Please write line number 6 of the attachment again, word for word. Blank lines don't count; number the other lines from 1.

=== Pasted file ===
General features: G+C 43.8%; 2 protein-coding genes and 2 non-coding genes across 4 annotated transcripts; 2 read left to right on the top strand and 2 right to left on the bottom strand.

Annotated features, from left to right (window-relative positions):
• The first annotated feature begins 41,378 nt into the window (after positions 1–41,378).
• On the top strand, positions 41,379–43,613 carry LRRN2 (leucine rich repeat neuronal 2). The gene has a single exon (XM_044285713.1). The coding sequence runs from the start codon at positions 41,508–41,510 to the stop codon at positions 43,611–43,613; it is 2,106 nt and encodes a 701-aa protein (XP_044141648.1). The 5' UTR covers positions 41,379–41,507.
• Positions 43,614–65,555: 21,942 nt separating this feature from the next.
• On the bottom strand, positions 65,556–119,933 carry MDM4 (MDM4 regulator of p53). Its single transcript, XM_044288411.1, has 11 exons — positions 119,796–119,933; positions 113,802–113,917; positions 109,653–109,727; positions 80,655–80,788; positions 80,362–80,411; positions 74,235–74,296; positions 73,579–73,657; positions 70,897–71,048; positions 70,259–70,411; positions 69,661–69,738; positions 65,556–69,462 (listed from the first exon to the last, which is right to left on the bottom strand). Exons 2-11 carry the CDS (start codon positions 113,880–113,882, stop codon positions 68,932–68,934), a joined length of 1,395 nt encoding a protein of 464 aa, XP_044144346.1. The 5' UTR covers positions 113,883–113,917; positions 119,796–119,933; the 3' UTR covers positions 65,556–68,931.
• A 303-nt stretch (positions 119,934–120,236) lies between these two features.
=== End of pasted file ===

• On the bottom strand, positions 65,556–119,933 carry MDM4 (MDM4 regulator of p53). Its single transcript, XM_044288411.1, has 11 exons — positions 119,796–119,933; positions 113,802–113,917; positions 109,653–109,727; positions 80,655–80,788; positions 80,362–80,411; positions 74,235–74,296; positions 73,579–73,657; positions 70,897–71,048; positions 70,259–70,411; positions 69,661–69,738; positions 65,556–69,462 (listed from the first exon to the last, which is right to left on the bottom strand). Exons 2-11 carry the CDS (start codon positions 113,880–113,882, stop codon positions 68,932–68,934), a joined length of 1,395 nt encoding a protein of 464 aa, XP_044144346.1. The 5' UTR covers positions 113,883–113,917; positions 119,796–119,933; the 3' UTR covers positions 65,556–68,931.